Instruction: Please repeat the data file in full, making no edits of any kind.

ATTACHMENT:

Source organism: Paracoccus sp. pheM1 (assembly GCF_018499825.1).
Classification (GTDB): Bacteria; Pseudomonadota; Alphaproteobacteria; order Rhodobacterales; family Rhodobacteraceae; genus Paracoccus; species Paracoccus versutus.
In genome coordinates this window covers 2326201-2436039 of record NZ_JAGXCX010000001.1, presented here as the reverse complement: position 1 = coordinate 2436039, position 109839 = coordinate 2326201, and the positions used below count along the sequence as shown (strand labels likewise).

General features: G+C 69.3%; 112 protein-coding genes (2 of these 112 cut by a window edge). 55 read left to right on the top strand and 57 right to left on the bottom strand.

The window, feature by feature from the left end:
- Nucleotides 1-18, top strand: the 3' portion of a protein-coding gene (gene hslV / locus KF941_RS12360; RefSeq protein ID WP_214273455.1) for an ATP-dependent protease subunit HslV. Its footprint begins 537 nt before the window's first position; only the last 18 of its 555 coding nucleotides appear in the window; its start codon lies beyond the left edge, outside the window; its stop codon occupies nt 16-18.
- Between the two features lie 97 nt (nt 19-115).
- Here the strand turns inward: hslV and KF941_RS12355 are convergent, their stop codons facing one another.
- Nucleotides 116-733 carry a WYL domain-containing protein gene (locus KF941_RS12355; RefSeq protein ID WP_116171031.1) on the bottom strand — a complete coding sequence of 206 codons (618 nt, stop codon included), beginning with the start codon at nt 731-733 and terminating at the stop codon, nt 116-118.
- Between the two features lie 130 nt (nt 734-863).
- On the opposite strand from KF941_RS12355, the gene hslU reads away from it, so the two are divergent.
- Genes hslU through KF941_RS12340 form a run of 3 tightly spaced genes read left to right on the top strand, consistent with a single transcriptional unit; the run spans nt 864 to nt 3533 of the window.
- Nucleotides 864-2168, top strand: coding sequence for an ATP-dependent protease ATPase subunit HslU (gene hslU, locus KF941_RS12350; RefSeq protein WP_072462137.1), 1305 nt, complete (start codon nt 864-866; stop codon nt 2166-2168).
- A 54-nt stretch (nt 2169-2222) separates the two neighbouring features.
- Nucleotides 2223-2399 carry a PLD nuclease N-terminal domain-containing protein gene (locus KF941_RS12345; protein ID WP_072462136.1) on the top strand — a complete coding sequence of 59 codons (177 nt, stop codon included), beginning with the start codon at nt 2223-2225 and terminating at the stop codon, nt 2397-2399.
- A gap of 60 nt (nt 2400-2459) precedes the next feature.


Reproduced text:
Source organism: Paracoccus sp. pheM1 (assembly GCF_018499825.1).
Classification (GTDB): Bacteria; Pseudomonadota; Alphaproteobacteria; order Rhodobacterales; family Rhodobacteraceae; genus Paracoccus; species Paracoccus versutus.
In genome coordinates this window covers 2326201-2436039 of record NZ_JAGXCX010000001.1, presented here as the reverse complement: position 1 = coordinate 2436039, position 109839 = coordinate 2326201, and the positions used below count along the sequence as shown (strand labels likewise).

General features: G+C 69.3%; 112 protein-coding genes (2 of these 112 cut by a window edge). 55 read left to right on the top strand and 57 right to left on the bottom strand.

The window, feature by feature from the left end:
- Nucleotides 1-18, top strand: the 3' portion of a protein-coding gene (gene hslV / locus KF941_RS12360; RefSeq protein ID WP_214273455.1) for an ATP-dependent protease subunit HslV. Its footprint begins 537 nt before the window's first position; only the last 18 of its 555 coding nucleotides appear in the window; its start codon lies beyond the left edge, outside the window; its stop codon occupies nt 16-18.
- Between the two features lie 97 nt (nt 19-115).
- Here the strand turns inward: hslV and KF941_RS12355 are convergent, their stop codons facing one another.
- Nucleotides 116-733 carry a WYL domain-containing protein gene (locus KF941_RS12355; RefSeq protein ID WP_116171031.1) on the bottom strand — a complete coding sequence of 206 codons (618 nt, stop codon included), beginning with the start codon at nt 731-733 and terminating at the stop codon, nt 116-118.
- Between the two features lie 130 nt (nt 734-863).
- On the opposite strand from KF941_RS12355, the gene hslU reads away from it, so the two are divergent.
- Genes hslU through KF941_RS12340 form a run of 3 tightly spaced genes read left to right on the top strand, consistent with a single transcriptional unit; the run spans nt 864 to nt 3533 of the window.
- Nucleotides 864-2168, top strand: coding sequence for an ATP-dependent protease ATPase subunit HslU (gene hslU, locus KF941_RS12350; RefSeq protein WP_072462137.1), 1305 nt, complete (start codon nt 864-866; stop codon nt 2166-2168).
- A 54-nt stretch (nt 2169-2222) separates the two neighbouring features.
- Nucleotides 2223-2399 carry a PLD nuclease N-terminal domain-containing protein gene (locus KF941_RS12345; protein ID WP_072462136.1) on the top strand — a complete coding sequence of 59 codons (177 nt, stop codon included), beginning with the start codon at nt 2223-2225 and terminating at the stop codon, nt 2397-2399.
- A gap of 60 nt (nt 2400-2459) precedes the next feature.